The classic work of English historical literature “The Decline and Fall of Roman Empire” is a book written by the English historian Edward Gibbon, which traces the trajectory of Western civilization from the height of the Roman Empire to the fall of Byzantium. I’m using this comparison to bring to light discussions that my team and I have conducted over the past few years on the topic of as- a-Service (IaaS, PaaS, SaaS, etc.) in the Public and Private Clouds.
Shifting your workloads to the cloud, whether public or private, looks attractive in a number of ways. You conceptually see the gains from quick and readily available infrastructure by just clicking a button or two, your service from a new virtual machine in the cloud appears ready as you need it. The initial gains materialize as on-demand capacity, high availability, and disaster tolerance to name a few. What about the costs of building all of this and has anyone ever seen a positive gain? Has anyone really seen a gain from IaaS alone?
Public and Private cloud services models are still maturing but the overall question that we are hearing, is it worth it? We’ve come across several articles that look at the features, and functions of as-a-Service offerings (to include PaaS, IaaS, SaaS, etc) along with theoretical return on investment (ROI) of each. What we have seen is the shift in focus that sole IaaS eventually plays into higher delivery models like BPaaS (Business Process as-a-Service), or SaaS (Software as-a-Service) etc. Of course the message is different between Enterprises and Service Providers where this could help focus more reliable revenue flows for Service Provider’s and a more deliberate approach for Enterprises.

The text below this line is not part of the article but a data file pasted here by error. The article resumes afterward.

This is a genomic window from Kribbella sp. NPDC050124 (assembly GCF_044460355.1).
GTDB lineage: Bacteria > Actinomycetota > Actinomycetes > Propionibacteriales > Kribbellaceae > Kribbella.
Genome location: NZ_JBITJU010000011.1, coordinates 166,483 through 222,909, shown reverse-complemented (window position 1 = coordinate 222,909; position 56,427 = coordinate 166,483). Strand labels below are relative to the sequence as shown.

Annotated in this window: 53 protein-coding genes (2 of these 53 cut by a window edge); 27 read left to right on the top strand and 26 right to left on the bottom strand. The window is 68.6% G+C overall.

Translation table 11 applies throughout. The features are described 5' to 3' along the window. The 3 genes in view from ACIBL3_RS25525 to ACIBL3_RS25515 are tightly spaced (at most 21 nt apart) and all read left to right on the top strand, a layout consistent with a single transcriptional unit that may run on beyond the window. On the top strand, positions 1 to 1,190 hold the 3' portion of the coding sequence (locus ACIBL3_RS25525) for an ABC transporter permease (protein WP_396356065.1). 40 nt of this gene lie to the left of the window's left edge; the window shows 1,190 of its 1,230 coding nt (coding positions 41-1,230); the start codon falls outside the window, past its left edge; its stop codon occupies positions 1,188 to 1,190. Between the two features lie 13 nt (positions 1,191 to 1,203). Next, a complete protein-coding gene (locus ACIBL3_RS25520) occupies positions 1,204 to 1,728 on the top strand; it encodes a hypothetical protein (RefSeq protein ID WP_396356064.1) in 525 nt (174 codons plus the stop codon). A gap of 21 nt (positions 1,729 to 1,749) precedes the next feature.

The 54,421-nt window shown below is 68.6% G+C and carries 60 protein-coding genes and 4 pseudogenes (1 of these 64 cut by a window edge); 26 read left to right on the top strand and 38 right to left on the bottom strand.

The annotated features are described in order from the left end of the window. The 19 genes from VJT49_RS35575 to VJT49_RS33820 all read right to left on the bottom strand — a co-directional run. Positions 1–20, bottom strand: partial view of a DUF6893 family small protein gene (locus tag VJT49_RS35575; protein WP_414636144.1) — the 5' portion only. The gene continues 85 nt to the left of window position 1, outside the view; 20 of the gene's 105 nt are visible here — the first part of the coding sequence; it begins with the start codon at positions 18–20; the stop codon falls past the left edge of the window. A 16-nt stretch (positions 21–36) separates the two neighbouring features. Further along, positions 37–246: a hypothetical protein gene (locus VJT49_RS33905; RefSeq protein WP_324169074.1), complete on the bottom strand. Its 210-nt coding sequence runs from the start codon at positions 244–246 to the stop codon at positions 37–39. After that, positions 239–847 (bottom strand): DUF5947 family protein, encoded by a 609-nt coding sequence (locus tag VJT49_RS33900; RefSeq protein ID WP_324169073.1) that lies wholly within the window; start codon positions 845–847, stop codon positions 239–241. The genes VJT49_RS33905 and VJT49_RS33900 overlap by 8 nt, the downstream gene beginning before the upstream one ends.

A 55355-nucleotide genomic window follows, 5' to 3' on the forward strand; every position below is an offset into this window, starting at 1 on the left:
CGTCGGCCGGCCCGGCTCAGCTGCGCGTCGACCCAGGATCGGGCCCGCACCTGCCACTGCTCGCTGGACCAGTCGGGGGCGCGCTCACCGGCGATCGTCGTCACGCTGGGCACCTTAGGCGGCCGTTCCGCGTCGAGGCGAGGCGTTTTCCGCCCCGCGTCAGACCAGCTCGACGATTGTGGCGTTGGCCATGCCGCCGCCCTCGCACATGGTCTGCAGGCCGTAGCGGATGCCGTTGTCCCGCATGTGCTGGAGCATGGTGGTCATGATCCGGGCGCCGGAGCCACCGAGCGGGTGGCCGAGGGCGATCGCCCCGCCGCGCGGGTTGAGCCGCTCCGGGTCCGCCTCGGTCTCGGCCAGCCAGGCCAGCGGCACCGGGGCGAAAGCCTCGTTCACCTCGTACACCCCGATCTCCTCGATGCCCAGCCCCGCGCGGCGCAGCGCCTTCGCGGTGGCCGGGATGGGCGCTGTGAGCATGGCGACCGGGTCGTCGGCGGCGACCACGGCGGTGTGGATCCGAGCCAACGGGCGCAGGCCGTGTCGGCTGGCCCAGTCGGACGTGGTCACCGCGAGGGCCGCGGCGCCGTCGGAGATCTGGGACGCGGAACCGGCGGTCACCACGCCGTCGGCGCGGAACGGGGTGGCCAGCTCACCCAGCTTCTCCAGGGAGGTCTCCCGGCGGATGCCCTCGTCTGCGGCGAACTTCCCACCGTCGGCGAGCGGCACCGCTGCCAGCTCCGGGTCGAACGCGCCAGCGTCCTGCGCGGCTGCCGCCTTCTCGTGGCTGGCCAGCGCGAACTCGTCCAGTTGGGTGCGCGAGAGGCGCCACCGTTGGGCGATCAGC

In the months spent researching this, we never found a definitive paper or published research outside of system integrators or service providers that had actual projected financials for SP or Enterprise. Also, given the financial calculations were heavily weighted on the ROI models from specific vendor equipment vs any diversity in mixed infrastructure environments. In further calculation of the costs for IaaS, requirements from Service Providers or Enterprise do not involve simple scenarios where the predictable medium based Virtual Machine would suffice as a definitive control point for those calculations. We’ve seen the requirements need to align in the form of complex workloads such as database and transaction processing that require more robust, and more expensive IaaS-class VMs within diverse infrastructure, distributed about multiple tiers. Regardless of the requirements category, multiple small scale and diverse control projects are needed to gather precise cost, performance, and availability metrics to validate the real cost and ROI IaaS models. IaaS, for the most part, has to increase it’s service offerings to go further into areas like Virtualized Desktops (VDI), offer enhanced security for data, and potentially pay-per-use capacity on demand services just to name a few. At that point, IaaS is moved from it’s rudimentary form to more of a superset like PaaS, BPaaS, SaaS, etc. One thing to keep in mind, PaaS is very closely associated to the lower end services similar to IaaS where it’s monetization and revenue generation is almost identical.
In summary, we see the Cloud is here to stay but there is a decline in the need for just a simplistic offering of services beyond what is IaaS. The enhanced subset of services must move away from IaaS to be more like BPaaS, SaaS and other models to cost effective. Businesses, whether SP or Enterprise, are going to leverage those services in their market and effect significant changes in the way they operate. The budgets that once filled groups of individual business units (speaking in the context of the Enterprise) to accommodate for their own IT presence, are now consolidated to larger capital and revenue budgets for enhanced IT subscription services that go far beyond what used to be just cloud infrastructure.
Marc Buraczynski, Solutions Architect, Cisco Systems, Inc, Cisco Advanced Services (Boston, MA)
Chris Shockey, Solutions Architect, Cisco Systems, Inc, Cisco Advanced Services. (Seattle, WA)